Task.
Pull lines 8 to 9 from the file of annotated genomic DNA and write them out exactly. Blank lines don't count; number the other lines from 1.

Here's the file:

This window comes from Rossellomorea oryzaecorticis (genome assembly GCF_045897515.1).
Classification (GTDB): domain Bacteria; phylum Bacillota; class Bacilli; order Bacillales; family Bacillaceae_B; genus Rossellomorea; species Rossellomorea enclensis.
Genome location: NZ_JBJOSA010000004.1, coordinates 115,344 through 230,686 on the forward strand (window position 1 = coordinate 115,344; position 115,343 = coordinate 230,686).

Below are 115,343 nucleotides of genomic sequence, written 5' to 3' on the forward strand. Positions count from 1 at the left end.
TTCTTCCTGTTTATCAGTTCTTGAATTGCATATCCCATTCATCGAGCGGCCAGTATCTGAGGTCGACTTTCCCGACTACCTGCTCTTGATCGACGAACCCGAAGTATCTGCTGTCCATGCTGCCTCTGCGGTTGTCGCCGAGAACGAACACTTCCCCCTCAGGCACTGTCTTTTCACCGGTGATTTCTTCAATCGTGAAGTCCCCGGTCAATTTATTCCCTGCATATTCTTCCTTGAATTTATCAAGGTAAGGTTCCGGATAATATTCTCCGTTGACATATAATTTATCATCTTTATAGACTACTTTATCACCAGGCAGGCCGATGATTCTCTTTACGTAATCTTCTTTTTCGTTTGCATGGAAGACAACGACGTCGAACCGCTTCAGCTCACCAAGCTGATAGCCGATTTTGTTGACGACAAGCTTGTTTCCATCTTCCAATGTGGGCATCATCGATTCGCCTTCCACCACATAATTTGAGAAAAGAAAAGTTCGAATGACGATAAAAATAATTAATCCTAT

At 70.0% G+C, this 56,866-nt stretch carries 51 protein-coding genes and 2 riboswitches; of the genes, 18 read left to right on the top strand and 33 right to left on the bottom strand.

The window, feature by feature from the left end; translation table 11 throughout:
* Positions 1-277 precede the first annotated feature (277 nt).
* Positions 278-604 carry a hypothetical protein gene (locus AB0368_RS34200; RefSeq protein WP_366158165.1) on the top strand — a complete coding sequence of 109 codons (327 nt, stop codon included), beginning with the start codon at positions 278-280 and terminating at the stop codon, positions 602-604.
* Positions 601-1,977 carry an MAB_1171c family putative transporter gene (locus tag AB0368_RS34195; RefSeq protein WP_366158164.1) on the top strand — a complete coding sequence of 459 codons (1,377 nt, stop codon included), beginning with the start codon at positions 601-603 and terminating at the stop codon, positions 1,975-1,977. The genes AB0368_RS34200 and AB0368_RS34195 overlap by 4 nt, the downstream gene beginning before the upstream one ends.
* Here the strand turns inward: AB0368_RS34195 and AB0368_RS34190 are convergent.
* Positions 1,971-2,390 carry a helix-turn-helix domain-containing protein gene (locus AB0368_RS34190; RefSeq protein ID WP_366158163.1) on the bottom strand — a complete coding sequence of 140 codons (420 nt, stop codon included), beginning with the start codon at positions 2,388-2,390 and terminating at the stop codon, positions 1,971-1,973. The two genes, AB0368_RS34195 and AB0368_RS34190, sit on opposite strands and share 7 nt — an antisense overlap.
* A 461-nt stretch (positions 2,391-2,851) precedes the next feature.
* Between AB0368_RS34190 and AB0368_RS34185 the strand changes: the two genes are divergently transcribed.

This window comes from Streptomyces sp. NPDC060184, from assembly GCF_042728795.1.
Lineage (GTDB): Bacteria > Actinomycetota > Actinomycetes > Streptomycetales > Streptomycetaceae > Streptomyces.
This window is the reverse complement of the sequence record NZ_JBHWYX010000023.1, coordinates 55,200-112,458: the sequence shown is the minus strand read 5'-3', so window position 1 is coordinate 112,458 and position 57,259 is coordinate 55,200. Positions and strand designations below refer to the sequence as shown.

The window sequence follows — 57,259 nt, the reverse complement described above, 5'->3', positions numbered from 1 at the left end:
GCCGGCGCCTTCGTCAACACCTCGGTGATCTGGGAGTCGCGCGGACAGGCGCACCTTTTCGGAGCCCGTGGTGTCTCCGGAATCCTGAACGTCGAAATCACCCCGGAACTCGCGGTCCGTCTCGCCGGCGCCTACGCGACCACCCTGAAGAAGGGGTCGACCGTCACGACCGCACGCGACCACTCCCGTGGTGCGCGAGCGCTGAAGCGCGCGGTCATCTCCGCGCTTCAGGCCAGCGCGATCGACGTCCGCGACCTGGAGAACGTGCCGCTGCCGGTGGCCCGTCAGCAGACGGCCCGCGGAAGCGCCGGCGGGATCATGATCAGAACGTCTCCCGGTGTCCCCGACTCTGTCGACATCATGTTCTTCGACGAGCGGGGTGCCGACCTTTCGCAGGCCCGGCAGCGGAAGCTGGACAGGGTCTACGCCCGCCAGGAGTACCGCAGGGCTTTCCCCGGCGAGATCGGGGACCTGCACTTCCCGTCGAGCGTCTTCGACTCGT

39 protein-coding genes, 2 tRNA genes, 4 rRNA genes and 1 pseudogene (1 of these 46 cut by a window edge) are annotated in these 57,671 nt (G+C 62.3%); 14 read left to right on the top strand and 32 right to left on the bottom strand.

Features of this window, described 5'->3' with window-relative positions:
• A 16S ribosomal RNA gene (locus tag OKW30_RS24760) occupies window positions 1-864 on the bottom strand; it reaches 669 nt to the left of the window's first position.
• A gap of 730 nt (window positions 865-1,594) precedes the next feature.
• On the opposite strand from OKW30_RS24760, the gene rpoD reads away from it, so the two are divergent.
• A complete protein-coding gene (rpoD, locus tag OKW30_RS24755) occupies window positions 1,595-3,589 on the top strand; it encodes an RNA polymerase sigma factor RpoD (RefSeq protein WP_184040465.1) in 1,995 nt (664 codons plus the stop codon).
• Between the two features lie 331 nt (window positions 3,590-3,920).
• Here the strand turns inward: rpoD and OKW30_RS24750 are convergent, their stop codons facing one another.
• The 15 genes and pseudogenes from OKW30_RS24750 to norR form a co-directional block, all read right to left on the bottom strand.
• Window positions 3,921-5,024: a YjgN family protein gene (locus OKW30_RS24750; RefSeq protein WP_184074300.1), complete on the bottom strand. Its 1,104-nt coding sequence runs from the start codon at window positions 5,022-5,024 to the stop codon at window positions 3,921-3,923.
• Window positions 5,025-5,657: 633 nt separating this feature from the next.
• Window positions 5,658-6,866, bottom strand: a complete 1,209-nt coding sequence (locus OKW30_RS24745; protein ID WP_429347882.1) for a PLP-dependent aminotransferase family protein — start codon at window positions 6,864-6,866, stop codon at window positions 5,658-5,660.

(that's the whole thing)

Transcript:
* Positions 1-277 precede the first annotated feature (277 nt).
* Positions 278-604 carry a hypothetical protein gene (locus AB0368_RS34200; RefSeq protein WP_366158165.1) on the top strand — a complete coding sequence of 109 codons (327 nt, stop codon included), beginning with the start codon at positions 278-280 and terminating at the stop codon, positions 602-604.